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J Neurophysiol. 1991 Jun;65(6):1372-80.

Coding the sweet taste in the nucleus of the solitary tract: differential roles for anterior tongue and nasoincisor duct gustatory receptors in the rat.

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  • 1Section of Oral Biology, College of Dentistry, Ohio State University, Columbus 43210.

Abstract

1. A variety of chemicals that humans describe as sweet drive neurons in the nucleus of the solitary tract (NST) of the rat more vigorously when applied to the taste receptors associated with the nasoincisor ducts (NID) than when applied to taste receptors on the anterior tongue (AT). 2. The differential effects of sweet stimuli applied to the AT and NID also are evident in the set of across-neuron correlations produced by these stimuli. The psychophysical similarity among the sweet stimuli is better accounted for by responses to stimulation of the NID than by responses to stimulation of the AT (mean correlation between pairs of sweet stimuli = +0.70 for the NID, +0.44 for the AT). 3. Disaccharides or polysaccharides of glucose, i.e., maltose (0.3 M) and Polycose (0.1 M), are poor stimuli on the NID, evoking responses only 17.8 and 26.7% as great as the response elicited by sucrose (0.3 M), an optimal stimulus for this receptor subpopulation. This suggests that Polycose and maltose interact with receptor sites distinct from those with an affinity for sweet stimuli. Polycose and maltose also are ineffective stimuli on the AT, evoking responses only 11.8 and 4.9% as large as the response evoked by an optimal stimulus for this receptor subpopulation, a mixture of electrolytes (0.3 M NaCl, 0.03 M HCl, and 0.01 M quinine HCl). 4. The relative effectiveness of the sweet sugars in driving NST neurons (sucrose greater than fructose greater than glucose) correlates with their order of effectiveness in generating preference behavior in the rat.(ABSTRACT TRUNCATED AT 250 WORDS)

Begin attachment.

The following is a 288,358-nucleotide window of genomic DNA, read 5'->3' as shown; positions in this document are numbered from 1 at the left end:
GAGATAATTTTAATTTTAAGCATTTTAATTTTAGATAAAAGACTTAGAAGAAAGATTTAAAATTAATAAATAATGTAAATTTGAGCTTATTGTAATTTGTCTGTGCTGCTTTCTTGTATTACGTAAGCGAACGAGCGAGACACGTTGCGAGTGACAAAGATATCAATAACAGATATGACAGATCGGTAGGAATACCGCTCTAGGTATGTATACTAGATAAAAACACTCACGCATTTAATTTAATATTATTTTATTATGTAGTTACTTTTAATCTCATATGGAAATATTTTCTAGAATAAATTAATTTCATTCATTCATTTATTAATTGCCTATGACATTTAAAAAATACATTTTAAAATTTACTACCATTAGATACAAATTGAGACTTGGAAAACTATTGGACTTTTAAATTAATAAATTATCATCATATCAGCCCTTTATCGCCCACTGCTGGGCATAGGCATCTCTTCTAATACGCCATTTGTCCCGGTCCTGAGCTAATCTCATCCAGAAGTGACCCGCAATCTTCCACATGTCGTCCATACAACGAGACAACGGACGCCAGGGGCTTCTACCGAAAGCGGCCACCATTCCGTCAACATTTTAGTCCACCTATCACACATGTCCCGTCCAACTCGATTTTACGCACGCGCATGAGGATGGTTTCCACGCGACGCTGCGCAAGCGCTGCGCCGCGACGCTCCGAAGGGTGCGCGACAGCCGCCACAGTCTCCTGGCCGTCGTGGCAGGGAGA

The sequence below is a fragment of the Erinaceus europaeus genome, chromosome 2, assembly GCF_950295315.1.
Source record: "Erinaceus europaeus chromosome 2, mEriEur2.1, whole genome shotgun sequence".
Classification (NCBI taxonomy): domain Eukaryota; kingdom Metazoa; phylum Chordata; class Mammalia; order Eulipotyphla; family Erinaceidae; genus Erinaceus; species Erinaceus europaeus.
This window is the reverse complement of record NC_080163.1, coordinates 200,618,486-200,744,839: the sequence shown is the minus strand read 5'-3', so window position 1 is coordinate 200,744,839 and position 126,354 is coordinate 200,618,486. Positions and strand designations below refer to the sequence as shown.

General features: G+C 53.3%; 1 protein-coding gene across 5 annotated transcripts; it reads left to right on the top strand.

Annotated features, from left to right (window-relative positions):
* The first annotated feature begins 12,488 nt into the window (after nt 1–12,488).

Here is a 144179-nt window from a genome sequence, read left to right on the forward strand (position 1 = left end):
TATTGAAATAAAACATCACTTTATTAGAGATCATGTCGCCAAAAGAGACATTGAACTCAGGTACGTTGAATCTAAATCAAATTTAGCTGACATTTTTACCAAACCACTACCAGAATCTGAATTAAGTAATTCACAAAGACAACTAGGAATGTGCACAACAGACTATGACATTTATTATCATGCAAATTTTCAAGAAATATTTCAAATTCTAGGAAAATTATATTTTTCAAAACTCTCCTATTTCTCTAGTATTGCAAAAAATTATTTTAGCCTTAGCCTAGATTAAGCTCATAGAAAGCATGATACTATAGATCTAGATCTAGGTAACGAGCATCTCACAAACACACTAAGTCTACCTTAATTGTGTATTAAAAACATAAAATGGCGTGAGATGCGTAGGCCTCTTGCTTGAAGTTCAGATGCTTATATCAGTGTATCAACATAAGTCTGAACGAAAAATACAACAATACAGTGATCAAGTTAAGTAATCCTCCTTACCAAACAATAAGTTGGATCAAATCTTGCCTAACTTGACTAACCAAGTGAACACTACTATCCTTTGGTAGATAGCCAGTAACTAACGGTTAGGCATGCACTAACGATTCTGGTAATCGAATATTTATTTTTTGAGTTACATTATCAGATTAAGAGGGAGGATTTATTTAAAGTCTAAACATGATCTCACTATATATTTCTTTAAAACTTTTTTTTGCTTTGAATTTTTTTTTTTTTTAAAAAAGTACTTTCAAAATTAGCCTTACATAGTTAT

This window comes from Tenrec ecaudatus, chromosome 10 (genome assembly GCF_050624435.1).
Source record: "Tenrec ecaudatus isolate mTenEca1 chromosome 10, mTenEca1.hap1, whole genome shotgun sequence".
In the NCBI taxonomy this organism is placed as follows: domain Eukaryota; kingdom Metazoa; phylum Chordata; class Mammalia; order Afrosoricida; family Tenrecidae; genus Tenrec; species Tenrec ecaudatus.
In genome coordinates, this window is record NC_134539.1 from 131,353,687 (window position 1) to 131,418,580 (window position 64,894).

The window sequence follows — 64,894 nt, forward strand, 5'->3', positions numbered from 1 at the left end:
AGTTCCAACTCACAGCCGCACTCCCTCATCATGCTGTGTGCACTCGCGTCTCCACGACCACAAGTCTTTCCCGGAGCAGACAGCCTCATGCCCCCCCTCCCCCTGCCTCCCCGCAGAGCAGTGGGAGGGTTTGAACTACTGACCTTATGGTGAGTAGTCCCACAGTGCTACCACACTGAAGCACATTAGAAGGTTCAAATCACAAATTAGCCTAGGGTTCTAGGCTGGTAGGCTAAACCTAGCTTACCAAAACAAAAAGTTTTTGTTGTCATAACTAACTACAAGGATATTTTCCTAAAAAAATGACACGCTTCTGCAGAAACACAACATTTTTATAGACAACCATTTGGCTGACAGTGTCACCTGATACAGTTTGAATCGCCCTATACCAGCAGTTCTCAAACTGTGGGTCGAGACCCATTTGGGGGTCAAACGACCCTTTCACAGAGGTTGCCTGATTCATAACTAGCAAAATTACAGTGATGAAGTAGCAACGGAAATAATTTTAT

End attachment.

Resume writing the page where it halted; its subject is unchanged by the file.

PMID:
1875246
[PubMed - indexed for MEDLINE]
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